Preparing for interviews

There are lots of resources out there to learn more about how to prepare for technical interviews. As we can't cover everything, we've linked to some resources that could be helpful (see below).

A lot of this stuff feels like a game - you just have to know the rules, the patterns, develop certain skills from repetition. It'll take a few tries to get it right. That's part of the process: it's just like how you need to cook a dish a few times to get it right, even if you have a recipe. Once you understand the game, you can play it well. You just have to know how.

Be prepared to: - talk about past experience (projects, work) - what you did - what you liked - what you didn't like - a technical problem you encountered and how you fixed it - talk about and work towards writing an algorithm to solve a problem, during the interview - you can also expect a “tell me about yourself” question (so be prepared!) and some time where they tell you about their company

What material could show up in an interview?

This is a difficult question to answer. The more things you know, the less likely it is that an interview question could trip you up. That being said, you have limited time to learn things. There a few concepts that are very likely to show up. There's also a long list of algorithms that could maybe show up once in a while, depending on the company, the interviewer, and whether Venus and Mercury are in the same quadrant of the solar system this week. You could be spending an arbitrarily long time preparing for all possible eventualities.

You can do that if you enjoy it, but it's healthy to set a timebox. That is, allocate yourself a certain amount of time in advance to prepare for interviews. Learn as much as you can during that time, but no more. And in that time, you probably want the biggest bang for the buck.

Very likely to show up in interviews: - Understanding O() analysis - that is, how to measure the performance (space and time cost) of your program - Arrays vs linked-list - Stacks and queues - Dictionaries (one of the most common data structures in interviews, and industry!) - Being able to traverse a binary search tree recursively. e.g. search for an element in a BST

The above provide a solid foundation to start with. Some intro-level internships will not ask technical questions at all, or teach you concepts during the interview. For places that do ask technical questions, most will assume that you have a good understanding of these basics.

Likely to show up in interviews at more competitive/intermediate-level internships: - Representing graphs (e.g. edge lists, adjacency matrices, adjacency lists) - Breadth-first search and depth-first search on graphs - Being able to add and remove a node from a non-balanced binary search tree - Knowing how to use heap and having an idea of how they are implemented - Being able to implement quicksort and mergesort - Dynamic programming (the most advanced concept you'll probably need to know, some companies like Google love dynamic programming questions) - Tries, how to use them (also relatively more advanced but they show up not infrequently) - Be able to give a 5 minute answer the question "how does the internet work?" or "what happens when I type in the URL bar and press enter?" (see resources below for some resources on how to answer this)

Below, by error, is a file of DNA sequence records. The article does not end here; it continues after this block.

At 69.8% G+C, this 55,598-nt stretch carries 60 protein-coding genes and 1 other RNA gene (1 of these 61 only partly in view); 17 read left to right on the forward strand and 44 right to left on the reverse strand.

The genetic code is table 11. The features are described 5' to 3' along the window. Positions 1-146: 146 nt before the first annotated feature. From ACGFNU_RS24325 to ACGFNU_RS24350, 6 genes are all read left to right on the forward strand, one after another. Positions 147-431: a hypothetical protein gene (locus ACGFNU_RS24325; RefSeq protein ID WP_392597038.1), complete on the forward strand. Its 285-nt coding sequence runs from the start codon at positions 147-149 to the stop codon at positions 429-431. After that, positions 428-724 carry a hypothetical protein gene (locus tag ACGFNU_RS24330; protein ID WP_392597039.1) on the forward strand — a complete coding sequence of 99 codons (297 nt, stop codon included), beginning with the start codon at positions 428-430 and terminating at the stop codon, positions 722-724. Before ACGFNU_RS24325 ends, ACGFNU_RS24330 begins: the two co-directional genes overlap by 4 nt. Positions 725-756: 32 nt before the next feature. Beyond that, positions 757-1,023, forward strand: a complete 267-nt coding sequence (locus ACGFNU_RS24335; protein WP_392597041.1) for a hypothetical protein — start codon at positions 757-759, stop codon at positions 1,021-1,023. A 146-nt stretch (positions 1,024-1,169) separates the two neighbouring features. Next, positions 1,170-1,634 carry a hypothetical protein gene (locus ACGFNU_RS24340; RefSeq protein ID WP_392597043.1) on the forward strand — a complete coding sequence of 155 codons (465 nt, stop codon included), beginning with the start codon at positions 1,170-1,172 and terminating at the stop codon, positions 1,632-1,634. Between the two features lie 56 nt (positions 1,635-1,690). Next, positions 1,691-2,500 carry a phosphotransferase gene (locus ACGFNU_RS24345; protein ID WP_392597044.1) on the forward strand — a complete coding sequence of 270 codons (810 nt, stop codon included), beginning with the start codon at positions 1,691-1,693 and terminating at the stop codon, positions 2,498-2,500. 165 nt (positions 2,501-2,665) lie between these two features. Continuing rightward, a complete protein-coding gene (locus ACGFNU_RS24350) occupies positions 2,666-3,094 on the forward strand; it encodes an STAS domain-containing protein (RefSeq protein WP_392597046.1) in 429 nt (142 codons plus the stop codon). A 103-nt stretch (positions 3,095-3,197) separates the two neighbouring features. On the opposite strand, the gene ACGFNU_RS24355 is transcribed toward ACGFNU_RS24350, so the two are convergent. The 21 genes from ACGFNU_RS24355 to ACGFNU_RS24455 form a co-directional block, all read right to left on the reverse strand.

If you use a textbook such as Introduction to Algorithms by Cormen, the book will often cover algorithms and data structures that are very unlikely to appear in an interview. Things that are not that important unless you have time: - Any graph algorithm more advanced than Djikstra search - Being able to implement a balanced binary search tree from scratch - Fibonnaci heaps, van Emde Boas Trees, interval trees, linear programming, etc

These lists can never be comprehensive, but hopefully it should provide a good starting point. Submit a GitHub issue if you want to ask about the importance of knowing a particular concept for interviews.

Practice makes perfect!

But please please please don't overdo it. It's so easy to feel like you can just keep preparing and studying and getting better - you can sink hours and hours and days and weeks into this, and it's not worth it. Being happy, spending time with friends, doing your assignments, etc are all very important. Definitely practice, it will help you feel more comfortable. But don't let it take over your life.

If you can find friends or friendly people who are willing to interview you to help you practice, that is very valuable. Practice talking out loud and going through a problem from beginning to end.



  • Cracking the Coding Interview (pdf to old version or you can buy it). This is the classic book. In addition to practice problems, the newer versions also cover most of the material that can show up in an interview.
  • Elements of Programming Interviews (less up-to date than CtCI but they have a few design problems if you need more advanced practice)
  • Programming Interviews Exposed
  • Online course-version of Cracking the Coding Interview

Practice coding questions

  • HackerRank for online practice questions.
  • LeetCode for online practice questions.
  • Pramp for the full interview experience. They match you with a peer and you take turns interviewing each other.
  • Interview Cake where you get a few free, very well explained questions, and they email you a new one every week

What happens when you type in the URL? There are many resources that answer this question on the Internet. For example, this, this, or this. Keep in mind that a lot of guides introduce some technical jargon like TCP, but you mostly need to know how to answer the question at a high level (it's a question that you can go in arbitrary detail in any subarea depending on your preferences).